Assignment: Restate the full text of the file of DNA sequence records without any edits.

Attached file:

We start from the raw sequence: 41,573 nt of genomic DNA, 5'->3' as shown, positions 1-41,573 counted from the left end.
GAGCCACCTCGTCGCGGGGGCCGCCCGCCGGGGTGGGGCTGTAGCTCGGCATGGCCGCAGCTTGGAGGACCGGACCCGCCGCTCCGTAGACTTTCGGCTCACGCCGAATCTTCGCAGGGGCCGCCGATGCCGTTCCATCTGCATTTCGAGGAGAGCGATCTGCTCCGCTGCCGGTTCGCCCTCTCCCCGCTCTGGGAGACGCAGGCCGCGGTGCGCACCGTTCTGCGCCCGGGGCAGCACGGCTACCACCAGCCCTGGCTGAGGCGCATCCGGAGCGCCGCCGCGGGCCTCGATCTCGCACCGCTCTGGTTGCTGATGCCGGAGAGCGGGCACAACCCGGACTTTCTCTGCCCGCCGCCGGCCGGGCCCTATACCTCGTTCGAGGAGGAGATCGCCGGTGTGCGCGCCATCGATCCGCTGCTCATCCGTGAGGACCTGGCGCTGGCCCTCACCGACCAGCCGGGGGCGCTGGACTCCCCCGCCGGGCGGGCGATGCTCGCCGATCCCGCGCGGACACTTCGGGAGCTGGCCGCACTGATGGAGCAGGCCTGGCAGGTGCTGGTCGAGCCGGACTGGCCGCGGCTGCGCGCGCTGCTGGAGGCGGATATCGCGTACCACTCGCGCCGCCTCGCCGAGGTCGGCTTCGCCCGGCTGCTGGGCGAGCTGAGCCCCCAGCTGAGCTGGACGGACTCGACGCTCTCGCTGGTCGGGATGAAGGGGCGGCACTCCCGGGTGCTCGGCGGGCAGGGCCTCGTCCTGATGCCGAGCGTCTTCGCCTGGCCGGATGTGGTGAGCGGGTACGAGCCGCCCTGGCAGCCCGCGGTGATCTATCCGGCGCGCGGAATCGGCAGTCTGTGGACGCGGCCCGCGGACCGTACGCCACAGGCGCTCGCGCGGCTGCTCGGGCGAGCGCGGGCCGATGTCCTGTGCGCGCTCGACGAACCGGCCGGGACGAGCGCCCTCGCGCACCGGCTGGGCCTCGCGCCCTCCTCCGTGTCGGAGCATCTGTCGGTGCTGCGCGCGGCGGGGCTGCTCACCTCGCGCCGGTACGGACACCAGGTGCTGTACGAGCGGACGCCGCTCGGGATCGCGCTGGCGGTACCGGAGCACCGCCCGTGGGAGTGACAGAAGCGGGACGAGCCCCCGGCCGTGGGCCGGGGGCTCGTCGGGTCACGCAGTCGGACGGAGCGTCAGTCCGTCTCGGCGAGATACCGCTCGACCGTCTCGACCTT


We start from the raw sequence: 41,573 nt of genomic DNA, 5'->3' as shown, positions 1-41,573 counted from the left end.
GAGCCACCTCGTCGCGGGGGCCGCCCGCCGGGGTGGGGCTGTAGCTCGGCATGGCCGCAGCTTGGAGGACCGGACCCGCCGCTCCGTAGACTTTCGGCTCACGCCGAATCTTCGCAGGGGCCGCCGATGCCGTTCCATCTGCATTTCGAGGAGAGCGATCTGCTCCGCTGCCGGTTCGCCCTCTCCCCGCTCTGGGAGACGCAGGCCGCGGTGCGCACCGTTCTGCGCCCGGGGCAGCACGGCTACCACCAGCCCTGGCTGAGGCGCATCCGGAGCGCCGCCGCGGGCCTCGATCTCGCACCGCTCTGGTTGCTGATGCCGGAGAGCGGGCACAACCCGGACTTTCTCTGCCCGCCGCCGGCCGGGCCCTATACCTCGTTCGAGGAGGAGATCGCCGGTGTGCGCGCCATCGATCCGCTGCTCATCCGTGAGGACCTGGCGCTGGCCCTCACCGACCAGCCGGGGGCGCTGGACTCCCCCGCCGGGCGGGCGATGCTCGCCGATCCCGCGCGGACACTTCGGGAGCTGGCCGCACTGATGGAGCAGGCCTGGCAGGTGCTGGTCGAGCCGGACTGGCCGCGGCTGCGCGCGCTGCTGGAGGCGGATATCGCGTACCACTCGCGCCGCCTCGCCGAGGTCGGCTTCGCCCGGCTGCTGGGCGAGCTGAGCCCCCAGCTGAGCTGGACGGACTCGACGCTCTCGCTGGTCGGGATGAAGGGGCGGCACTCCCGGGTGCTCGGCGGGCAGGGCCTCGTCCTGATGCCGAGCGTCTTCGCCTGGCCGGATGTGGTGAGCGGGTACGAGCCGCCCTGGCAGCCCGCGGTGATCTATCCGGCGCGCGGAATCGGCAGTCTGTGGACGCGGCCCGCGGACCGTACGCCACAGGCGCTCGCGCGGCTGCTCGGGCGAGCGCGGGCCGATGTCCTGTGCGCGCTCGACGAACCGGCCGGGACGAGCGCCCTCGCGCACCGGCTGGGCCTCGCGCCCTCCTCCGTGTCGGAGCATCTGTCGGTGCTGCGCGCGGCGGGGCTGCTCACCTCGCGCCGGTACGGACACCAGGTGCTGTACGAGCGGACGCCGCTCGGGATCGCGCTGGCGGTACCGGAGCACCGCCCGTGGGAGTGACAGAAGCGGGACGAGCCCCCGGCCGTGGGCCGGGGGCTCGTCGGGTCACGCAGTCGGACGGAGCGTCAGTCCGTCTCGGCGAGATACCGCTCGACCGTCTCGACCTT